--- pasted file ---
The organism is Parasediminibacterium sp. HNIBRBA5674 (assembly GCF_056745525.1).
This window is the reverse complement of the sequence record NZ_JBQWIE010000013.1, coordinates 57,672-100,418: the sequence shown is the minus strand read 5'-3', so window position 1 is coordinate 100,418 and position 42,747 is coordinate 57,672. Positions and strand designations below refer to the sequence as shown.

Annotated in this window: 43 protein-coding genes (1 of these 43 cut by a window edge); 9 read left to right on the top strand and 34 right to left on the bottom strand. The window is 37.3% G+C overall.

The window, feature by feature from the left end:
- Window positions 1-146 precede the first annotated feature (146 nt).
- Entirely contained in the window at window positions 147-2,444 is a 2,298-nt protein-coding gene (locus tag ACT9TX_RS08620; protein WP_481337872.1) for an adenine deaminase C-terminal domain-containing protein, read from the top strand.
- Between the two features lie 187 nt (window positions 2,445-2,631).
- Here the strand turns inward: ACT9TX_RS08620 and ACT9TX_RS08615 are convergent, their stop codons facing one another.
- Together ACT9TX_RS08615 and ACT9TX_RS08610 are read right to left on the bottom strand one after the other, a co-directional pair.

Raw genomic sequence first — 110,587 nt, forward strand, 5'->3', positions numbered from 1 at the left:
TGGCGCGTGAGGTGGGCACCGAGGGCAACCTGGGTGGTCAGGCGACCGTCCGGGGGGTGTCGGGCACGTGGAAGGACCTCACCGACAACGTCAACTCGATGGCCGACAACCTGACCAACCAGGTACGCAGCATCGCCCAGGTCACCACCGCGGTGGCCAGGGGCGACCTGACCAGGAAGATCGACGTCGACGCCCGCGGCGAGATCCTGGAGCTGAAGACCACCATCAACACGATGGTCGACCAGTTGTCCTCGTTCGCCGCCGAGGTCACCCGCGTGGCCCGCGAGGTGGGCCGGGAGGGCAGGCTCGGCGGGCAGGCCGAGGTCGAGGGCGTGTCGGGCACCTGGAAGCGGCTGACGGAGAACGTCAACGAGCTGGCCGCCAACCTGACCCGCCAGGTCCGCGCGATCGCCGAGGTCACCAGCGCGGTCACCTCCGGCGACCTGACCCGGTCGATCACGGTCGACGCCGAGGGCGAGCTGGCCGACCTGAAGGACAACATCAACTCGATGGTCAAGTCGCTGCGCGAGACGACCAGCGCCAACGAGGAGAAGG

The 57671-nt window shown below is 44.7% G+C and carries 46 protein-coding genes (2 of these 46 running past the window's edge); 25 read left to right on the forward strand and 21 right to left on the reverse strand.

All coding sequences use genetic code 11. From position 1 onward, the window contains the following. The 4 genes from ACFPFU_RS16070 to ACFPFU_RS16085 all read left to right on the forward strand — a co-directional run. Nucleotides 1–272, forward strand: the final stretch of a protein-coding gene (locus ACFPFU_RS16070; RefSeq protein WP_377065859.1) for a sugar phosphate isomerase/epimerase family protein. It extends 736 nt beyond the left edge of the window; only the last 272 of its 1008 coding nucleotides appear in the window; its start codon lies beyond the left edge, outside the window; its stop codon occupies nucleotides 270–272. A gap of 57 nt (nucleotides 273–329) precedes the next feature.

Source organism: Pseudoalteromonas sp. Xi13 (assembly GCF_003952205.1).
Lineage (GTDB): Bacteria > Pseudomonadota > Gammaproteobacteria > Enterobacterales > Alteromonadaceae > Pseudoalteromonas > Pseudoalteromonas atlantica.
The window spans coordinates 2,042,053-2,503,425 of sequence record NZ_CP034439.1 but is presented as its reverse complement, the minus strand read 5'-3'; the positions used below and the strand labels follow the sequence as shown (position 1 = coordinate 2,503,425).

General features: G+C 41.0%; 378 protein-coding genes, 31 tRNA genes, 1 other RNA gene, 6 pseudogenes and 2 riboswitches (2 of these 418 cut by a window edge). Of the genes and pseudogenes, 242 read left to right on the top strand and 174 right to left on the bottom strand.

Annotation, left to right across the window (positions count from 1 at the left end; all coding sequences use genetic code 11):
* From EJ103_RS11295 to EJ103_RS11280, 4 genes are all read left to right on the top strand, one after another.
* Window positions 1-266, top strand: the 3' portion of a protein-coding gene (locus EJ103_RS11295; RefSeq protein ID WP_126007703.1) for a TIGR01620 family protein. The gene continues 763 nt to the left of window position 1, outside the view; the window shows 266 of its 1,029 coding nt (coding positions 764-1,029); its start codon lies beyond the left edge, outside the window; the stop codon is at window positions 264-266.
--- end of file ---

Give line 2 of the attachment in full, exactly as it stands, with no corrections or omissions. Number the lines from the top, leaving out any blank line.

This window is the reverse complement of the sequence record NZ_JBQWIE010000013.1, coordinates 57,672-100,418: the sequence shown is the minus strand read 5'-3', so window position 1 is coordinate 100,418 and position 42,747 is coordinate 57,672. Positions and strand designations below refer to the sequence as shown.